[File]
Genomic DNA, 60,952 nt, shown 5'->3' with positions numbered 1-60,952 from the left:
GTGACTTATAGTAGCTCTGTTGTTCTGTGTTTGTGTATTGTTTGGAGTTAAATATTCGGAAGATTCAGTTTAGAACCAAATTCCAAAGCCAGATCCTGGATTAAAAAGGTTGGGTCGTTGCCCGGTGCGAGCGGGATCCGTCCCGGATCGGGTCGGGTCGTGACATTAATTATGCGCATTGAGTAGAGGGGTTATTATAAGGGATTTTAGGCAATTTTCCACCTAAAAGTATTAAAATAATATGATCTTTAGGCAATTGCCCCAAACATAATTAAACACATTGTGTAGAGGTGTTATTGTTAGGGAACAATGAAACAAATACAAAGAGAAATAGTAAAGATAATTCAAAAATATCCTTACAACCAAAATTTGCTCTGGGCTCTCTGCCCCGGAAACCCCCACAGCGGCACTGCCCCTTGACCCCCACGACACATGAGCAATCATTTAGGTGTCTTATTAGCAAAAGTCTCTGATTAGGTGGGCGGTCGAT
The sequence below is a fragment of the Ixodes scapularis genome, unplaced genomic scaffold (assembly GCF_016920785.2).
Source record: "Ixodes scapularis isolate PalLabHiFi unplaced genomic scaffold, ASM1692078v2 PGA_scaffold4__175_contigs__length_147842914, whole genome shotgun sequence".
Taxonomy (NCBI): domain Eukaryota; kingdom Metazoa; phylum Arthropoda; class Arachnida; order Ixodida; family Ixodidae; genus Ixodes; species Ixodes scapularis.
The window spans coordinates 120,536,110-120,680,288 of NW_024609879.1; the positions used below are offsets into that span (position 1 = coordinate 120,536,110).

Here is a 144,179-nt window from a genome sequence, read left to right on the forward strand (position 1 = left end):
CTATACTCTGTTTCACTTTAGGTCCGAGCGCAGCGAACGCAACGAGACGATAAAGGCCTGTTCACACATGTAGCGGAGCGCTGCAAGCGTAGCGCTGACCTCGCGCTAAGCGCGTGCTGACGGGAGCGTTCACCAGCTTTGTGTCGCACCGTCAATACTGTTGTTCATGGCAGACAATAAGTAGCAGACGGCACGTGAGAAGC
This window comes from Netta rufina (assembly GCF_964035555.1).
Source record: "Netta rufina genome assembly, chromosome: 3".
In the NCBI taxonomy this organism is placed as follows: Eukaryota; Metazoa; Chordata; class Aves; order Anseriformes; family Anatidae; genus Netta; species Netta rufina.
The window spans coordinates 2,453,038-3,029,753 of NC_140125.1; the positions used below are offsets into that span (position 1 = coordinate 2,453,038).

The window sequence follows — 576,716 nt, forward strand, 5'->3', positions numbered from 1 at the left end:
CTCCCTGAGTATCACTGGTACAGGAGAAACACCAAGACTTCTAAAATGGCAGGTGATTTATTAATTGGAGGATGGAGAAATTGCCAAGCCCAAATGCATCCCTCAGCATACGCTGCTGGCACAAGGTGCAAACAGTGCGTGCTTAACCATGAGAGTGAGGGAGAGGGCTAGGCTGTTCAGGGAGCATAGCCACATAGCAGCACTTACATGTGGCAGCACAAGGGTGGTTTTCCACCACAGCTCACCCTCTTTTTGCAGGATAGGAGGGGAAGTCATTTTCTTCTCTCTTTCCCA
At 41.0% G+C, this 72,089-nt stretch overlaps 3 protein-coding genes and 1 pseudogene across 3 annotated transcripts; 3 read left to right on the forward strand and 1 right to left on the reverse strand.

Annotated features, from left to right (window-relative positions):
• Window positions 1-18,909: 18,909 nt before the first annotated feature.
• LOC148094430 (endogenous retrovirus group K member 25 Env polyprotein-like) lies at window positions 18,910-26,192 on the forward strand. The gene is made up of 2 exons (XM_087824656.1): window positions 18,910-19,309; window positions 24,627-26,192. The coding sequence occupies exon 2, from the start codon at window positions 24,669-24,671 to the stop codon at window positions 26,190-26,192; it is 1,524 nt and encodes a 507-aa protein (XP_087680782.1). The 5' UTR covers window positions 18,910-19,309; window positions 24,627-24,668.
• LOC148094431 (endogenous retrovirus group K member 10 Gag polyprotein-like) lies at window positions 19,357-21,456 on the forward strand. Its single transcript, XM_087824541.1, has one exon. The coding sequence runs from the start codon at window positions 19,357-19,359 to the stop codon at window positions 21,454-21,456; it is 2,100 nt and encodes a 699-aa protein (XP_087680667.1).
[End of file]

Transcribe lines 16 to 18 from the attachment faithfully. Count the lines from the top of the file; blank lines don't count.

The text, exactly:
Annotated features, from left to right (window-relative positions):
• Window positions 1-18,909: 18,909 nt before the first annotated feature.
• LOC148094430 (endogenous retrovirus group K member 25 Env polyprotein-like) lies at window positions 18,910-26,192 on the forward strand. The gene is made up of 2 exons (XM_087824656.1): window positions 18,910-19,309; window positions 24,627-26,192. The coding sequence occupies exon 2, from the start codon at window positions 24,669-24,671 to the stop codon at window positions 26,190-26,192; it is 1,524 nt and encodes a 507-aa protein (XP_087680782.1). The 5' UTR covers window positions 18,910-19,309; window positions 24,627-24,668.